Why Your Pastor Is Struggling & What You Can Do!

Because of the nature of my job I get to meet with hundreds of pastors a year and probably interact online with well over a thousand a year!

I coach and consult with leadership teams and pastors quite frequently in my travels and via video conferences.

I’ve got all the respect in the world for pastors. It is without a shadow of a doubt one of the hardest and most thankless jobs out there.

1) No set hours
2) Awful pay
3) You basically become the property of your church
4) Hugely unrealistic expectations placed upon you
5) The reason you got into the ministry usually falls to the wayside amid of all the daily drama of your congregation.

I’m not saying these things are always true… but I’m sure many pastors reading this are nodding their heads along to that list. In fact you are probably thinking – “why did you make such a short list?”

It’s not just my experience

In fact, I’d say about 60% of the churches I go to are extremely on fire with passionate leaderships and so my views are skewed in a rather positive light.

I was reading some of the research from the Francis A. Schaeffer Institute of Church Leadership Development from their studies they have conducted on pastors over the period of 1989-2006 and frankly the results are quite terrifying.

Here are some statistics that jumped out at me especially:

How Is Your Pastor Doing?

Now something to bear in mind here is that these statistics are about the evangelical church… not the stoic, dying, “religious” church… this is supposed to be the branch of the church most passionate about God. The branch that focuses on discipleship, Bible study and personal relationship with God!

But why do pastors feel this way?

I’d like to say I’m surprised or shocked by these statistics. However I’m not at all, I’m a pastor’s kid, I’ve been around dozens of churches and their leaderships on various levels and I’ve even served on a few leaderships myself. I’ve seen it all!

The truth is that anyone particularly close to a pastor knows it’s a really crappy job.

The reason however is primarily boiled down to one main issue…

We have no idea what a pastor should actually be doing!

Most pastors and certainly their congregations have a very warped view of what a pastor’s role is.

Labouring in the wrong role creates a huge strain and sets a goal before us that is not possible. We are doomed to fail before we begin.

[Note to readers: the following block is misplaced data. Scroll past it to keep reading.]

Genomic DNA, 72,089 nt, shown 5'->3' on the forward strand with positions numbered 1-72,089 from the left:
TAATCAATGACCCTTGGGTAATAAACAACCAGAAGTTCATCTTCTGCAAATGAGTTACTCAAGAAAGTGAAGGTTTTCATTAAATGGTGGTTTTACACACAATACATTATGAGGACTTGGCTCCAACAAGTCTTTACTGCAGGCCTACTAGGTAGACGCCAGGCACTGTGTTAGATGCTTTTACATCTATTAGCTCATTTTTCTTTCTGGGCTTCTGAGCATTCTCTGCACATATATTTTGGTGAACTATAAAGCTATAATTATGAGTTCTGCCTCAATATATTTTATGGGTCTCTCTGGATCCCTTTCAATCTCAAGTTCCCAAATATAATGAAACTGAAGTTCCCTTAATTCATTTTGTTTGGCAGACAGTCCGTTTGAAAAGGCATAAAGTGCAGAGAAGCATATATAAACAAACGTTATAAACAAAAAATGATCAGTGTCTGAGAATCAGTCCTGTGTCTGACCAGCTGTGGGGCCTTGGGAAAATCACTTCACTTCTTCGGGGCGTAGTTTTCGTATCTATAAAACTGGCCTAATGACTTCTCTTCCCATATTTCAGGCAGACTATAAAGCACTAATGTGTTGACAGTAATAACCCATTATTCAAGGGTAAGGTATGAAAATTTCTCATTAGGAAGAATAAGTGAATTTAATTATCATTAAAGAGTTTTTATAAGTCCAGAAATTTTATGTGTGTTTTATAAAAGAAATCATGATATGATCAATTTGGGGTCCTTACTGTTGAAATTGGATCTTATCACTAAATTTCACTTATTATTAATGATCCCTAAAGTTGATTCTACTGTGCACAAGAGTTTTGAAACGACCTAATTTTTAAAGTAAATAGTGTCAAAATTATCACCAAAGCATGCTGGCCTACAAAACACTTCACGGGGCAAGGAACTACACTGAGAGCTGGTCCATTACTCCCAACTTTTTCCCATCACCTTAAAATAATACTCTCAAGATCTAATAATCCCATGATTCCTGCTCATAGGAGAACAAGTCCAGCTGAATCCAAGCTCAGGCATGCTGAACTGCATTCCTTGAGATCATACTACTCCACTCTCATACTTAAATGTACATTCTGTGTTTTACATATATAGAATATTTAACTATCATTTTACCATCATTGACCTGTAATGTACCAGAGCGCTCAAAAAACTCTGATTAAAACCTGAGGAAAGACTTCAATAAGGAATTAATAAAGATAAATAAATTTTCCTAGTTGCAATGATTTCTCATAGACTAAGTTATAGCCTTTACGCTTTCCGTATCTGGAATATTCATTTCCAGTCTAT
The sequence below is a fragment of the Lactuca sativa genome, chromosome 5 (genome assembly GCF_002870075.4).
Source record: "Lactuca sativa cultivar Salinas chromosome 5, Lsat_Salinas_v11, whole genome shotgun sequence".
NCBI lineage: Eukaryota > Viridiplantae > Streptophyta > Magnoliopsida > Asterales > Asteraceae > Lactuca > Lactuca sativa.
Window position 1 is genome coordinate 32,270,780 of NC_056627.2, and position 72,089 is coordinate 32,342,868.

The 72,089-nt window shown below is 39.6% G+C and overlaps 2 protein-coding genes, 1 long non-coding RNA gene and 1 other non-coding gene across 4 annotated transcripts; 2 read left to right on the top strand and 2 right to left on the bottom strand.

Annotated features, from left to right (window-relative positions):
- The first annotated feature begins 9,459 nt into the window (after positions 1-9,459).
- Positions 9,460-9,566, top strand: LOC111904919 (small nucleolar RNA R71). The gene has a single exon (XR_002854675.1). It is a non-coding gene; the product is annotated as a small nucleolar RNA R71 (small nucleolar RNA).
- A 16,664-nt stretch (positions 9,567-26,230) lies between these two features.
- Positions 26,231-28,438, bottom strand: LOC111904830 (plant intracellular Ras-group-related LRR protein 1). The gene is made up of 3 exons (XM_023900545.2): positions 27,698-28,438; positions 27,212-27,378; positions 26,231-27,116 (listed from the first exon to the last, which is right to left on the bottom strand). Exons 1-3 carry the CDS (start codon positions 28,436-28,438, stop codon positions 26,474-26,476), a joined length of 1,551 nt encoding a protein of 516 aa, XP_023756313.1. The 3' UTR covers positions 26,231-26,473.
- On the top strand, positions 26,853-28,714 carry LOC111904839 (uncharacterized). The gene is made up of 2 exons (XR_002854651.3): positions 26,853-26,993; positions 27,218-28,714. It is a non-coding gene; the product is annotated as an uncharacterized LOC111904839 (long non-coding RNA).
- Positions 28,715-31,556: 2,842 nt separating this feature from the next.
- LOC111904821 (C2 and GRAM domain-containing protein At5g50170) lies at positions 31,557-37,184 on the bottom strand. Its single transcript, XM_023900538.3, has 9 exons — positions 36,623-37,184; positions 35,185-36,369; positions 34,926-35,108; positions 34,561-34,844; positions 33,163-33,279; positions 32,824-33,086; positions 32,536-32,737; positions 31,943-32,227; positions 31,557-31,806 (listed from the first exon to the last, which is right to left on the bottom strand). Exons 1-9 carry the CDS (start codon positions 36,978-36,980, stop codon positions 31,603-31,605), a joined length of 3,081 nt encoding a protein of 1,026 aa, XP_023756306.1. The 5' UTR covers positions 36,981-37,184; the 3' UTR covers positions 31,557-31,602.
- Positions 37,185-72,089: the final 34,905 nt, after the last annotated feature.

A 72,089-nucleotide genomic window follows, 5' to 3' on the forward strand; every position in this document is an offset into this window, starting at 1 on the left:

2 things congregations believe their pastors are responsible for & why they cause burn out:

1) Mediating between God and man

How many of us have gone to the pastor for advice?

We say “I’ve prayed about it but I don’t know what to do. What should I do?”, “What does the Bible say about this issue?”, “Is this a sin?” or “What’s the right thing to do?”

We wouldn’t say it as bluntly, but truth be told for many people the pastor is Jesus.

The Bible clearly states that only Jesus intermediates on our behalf with God.

But honestly we don’t like that. We’d prefer to have someone sitting in front of us to speak for God.

It’s like when Moses gave the people of Israel the word “God wants to have relationship with you individually” – what did they say? “We don’t want that, go up the mountain, ask Him what we should do and we’ll do what you tell us.”

We just never learn our lesson!

Your pastor is not there to mediate between you and God. He is there to teach you that you already have a mediator, Jesus, and equip you in how to talk to God yourself.

If you aren’t hearing God, the pastor’s job is not to hear for you, it’s to help you connect with God!

Why are pastors burning out?

1) Their congregations (often hundreds of people) expect them to hear from God on behalf of them all.
2) The pastor facilitates the lie!

2) Making people stop sinning and live more holy

Congregations put it upon their pastors to make them better people. To help them stop sinning and become more holy.

Firstly, if I’ve said this once, I’ll say it 100 times more… you cannot become “more holy”! (see “The Christian Life Is Not About Becoming More Holy”)

Your actions have absolutely nothing to do with your holiness! You are holy because Jesus has made you holy. Trust me, your pastor can’t make you more holy than Jesus already has!

Now, our actions are important. But that is not what determines if we are righteous or holy. Just as God’s actions don’t determine who He is… it is who He is determines His actions.

Our identity is as a righteous, holy and perfect child of God. Made one with Him in Christ. A new creation.